Algernon. Yes. But why does your aunt call you her uncle? ‘From little Cecily, with her fondest love to her dear Uncle Jack.’ There is no objection, I admit, to an aunt being a small aunt, but why an aunt, no matter what her size may be, should call her own nephew her uncle, I can’t quite make out. Besides, your name isn’t Jack at all; it is Ernest.

Jack. It isn’t Ernest; it’s Jack.

Algernon. You have always told me it was Ernest. I have introduced you to every one as Ernest. You answer to the name of Ernest. You look as if your name was Ernest. You are the most earnest-looking person I ever saw in my life. It is perfectly absurd your saying that your name isn’t Ernest. It’s on your cards. Here is one of them. [Taking it from case.] ‘Mr. Ernest Worthing, B. 4, The Albany.’ I’ll keep this as a proof that your name is Ernest if ever you attempt to deny it to me, or to Gwendolen, or to any one else. [Puts the card in his pocket.]

Jack. Well, my name is Ernest in town and Jack in the country, and the cigarette case was given to me in the country.

Algernon. Yes, but that does not account for the fact that your small Aunt Cecily, who lives at Tunbridge Wells, calls you her dear uncle. Come, old boy, you had much better have the thing out at once.

Jack. My dear Algy, you talk exactly as if you were a dentist. It is very vulgar to talk like a dentist when one isn’t a dentist. It produces a false impression,

Algernon. Well, that is exactly what dentists always do. Now, go on! Tell me the whole thing. I may mention that I have always suspected you of being a confirmed and secret Bunburyist; and I am quite sure of it now.

Jack. Bunburyist? What on earth do you mean by a Bunburyist?

Algernon. I’ll reveal to you the meaning of that incomparable expression as soon as you are kind enough to inform me why you are Ernest in town and Jack in the country.

Jack. Well, produce my cigarette case first.

Algernon. Here it is. [Hands cigarette case.] Now produce your explanation, and pray make it improbable. [Sits on sofa.]

Jack. My dear fellow, there is nothing improbable about my explanation at all. In fact it’s perfectly ordinary. Old Mr. Thomas Cardew, who adopted me when I was a little boy, made me in his will guardian to his grand-daughter, Miss Cecily Cardew. Cecily, who addresses me as her uncle from motives of respect that you could not possibly appreciate, lives at my place in the country under the charge of her admirable governess, Miss Prism.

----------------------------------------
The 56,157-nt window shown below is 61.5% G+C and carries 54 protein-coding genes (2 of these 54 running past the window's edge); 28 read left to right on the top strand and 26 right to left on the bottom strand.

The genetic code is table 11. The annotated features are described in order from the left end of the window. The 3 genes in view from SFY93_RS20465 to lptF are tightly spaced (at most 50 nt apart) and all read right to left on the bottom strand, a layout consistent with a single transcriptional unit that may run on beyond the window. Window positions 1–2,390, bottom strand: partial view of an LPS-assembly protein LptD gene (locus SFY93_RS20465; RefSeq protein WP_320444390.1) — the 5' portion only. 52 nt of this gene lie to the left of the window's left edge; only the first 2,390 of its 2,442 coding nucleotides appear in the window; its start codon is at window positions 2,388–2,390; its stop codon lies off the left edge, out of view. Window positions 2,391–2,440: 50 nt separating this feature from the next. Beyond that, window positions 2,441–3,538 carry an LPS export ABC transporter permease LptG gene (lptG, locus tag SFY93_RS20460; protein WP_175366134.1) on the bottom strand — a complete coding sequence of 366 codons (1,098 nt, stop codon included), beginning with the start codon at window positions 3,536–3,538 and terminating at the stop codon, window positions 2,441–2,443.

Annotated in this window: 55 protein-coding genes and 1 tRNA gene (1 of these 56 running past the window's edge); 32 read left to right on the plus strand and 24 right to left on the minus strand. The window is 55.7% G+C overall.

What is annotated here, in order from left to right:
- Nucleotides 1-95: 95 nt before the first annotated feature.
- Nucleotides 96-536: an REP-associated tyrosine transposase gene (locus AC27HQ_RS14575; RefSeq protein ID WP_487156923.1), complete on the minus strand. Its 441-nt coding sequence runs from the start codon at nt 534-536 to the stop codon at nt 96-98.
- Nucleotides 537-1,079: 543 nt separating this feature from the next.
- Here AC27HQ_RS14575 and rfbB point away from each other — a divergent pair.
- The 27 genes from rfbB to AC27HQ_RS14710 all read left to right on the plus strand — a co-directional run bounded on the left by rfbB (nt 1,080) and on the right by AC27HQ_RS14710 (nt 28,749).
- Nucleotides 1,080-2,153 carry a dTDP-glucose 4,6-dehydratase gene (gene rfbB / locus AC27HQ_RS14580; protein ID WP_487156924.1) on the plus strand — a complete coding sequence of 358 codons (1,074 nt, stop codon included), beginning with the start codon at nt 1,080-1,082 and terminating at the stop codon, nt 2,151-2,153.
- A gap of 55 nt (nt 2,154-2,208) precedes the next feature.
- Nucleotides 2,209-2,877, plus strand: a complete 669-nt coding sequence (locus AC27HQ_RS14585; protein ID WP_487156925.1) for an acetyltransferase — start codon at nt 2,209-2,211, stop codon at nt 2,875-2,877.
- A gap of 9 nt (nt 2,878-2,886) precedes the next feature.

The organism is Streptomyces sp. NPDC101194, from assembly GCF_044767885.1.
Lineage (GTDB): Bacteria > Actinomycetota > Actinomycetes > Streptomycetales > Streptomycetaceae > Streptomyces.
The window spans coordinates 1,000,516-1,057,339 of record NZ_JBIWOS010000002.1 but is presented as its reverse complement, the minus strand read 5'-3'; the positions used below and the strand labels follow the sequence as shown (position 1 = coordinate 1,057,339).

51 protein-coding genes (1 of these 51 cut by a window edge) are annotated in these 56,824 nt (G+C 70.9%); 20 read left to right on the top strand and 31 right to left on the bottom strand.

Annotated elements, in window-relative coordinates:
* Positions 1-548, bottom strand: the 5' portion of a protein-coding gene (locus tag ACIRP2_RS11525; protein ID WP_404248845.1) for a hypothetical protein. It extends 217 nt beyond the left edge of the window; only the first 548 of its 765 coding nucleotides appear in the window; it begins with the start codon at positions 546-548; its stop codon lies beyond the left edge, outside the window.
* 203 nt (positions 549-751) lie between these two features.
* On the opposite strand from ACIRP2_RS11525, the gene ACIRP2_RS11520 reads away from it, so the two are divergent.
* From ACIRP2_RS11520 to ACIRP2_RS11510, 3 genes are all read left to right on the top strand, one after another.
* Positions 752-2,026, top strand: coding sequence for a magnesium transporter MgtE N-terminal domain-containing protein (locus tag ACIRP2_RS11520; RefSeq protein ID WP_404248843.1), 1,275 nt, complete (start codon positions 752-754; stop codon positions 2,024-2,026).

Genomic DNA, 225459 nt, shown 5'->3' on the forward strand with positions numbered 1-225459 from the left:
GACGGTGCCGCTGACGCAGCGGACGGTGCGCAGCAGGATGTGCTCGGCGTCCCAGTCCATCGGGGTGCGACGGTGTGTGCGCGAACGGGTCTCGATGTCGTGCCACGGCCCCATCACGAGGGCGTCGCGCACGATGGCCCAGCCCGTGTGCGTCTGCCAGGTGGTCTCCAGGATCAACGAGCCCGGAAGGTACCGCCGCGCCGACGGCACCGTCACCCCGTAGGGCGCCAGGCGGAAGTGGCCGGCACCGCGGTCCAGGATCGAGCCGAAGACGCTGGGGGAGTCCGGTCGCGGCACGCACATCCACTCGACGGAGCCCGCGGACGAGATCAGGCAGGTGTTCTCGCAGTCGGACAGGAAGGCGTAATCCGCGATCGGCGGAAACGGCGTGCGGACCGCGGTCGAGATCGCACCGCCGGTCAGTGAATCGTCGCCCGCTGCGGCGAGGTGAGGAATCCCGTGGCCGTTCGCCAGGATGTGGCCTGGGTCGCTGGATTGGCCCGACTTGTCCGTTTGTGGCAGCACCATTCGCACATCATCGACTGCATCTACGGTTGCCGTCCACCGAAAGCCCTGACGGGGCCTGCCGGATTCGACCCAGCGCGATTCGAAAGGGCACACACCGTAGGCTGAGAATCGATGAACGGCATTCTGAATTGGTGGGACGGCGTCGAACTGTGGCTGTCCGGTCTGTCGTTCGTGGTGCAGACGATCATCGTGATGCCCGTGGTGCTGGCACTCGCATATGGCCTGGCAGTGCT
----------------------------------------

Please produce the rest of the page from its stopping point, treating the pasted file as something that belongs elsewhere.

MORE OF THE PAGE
Algernon. Where is that place in the country, by the way?

Jack. That is nothing to you, dear boy. You are not going to be invited… I may tell you candidly that the place is not in Shropshire.

Algernon. I suspected that, my dear fellow! I have Bunburyed all over Shropshire on two separate occasions. Now, go on. Why are you Ernest in town and Jack in the country?

Jack. My dear Algy, I don’t know whether you will be able to understand my real motives. You are hardly serious enough. When one is placed in the position of guardian, one has to adopt a very high moral tone on all subjects. It’s one’s duty to do so. And as a high moral tone can hardly be said to conduce very much to either one’s health or one’s happiness, in order to get up to town I have always pretended to have a younger brother of the name of Ernest, who lives in the Albany, and gets into the most dreadful scrapes. That, my dear Algy, is the whole truth pure and simple.

Algernon. The truth is rarely pure and never simple. Modern life would be very tedious if it were either, and modern literature a complete impossibility!

Jack. That wouldn’t be at all a bad thing.

Algernon. Literary criticism is not your forte, my dear fellow. Don’t try it. You should leave that to people who haven’t been at a University. They do it so well in the daily papers. What you really are is a Bunburyist. I was quite right in saying you were a Bunburyist. You are one of the most advanced Bunburyists I know.

Jack. What on earth do you mean?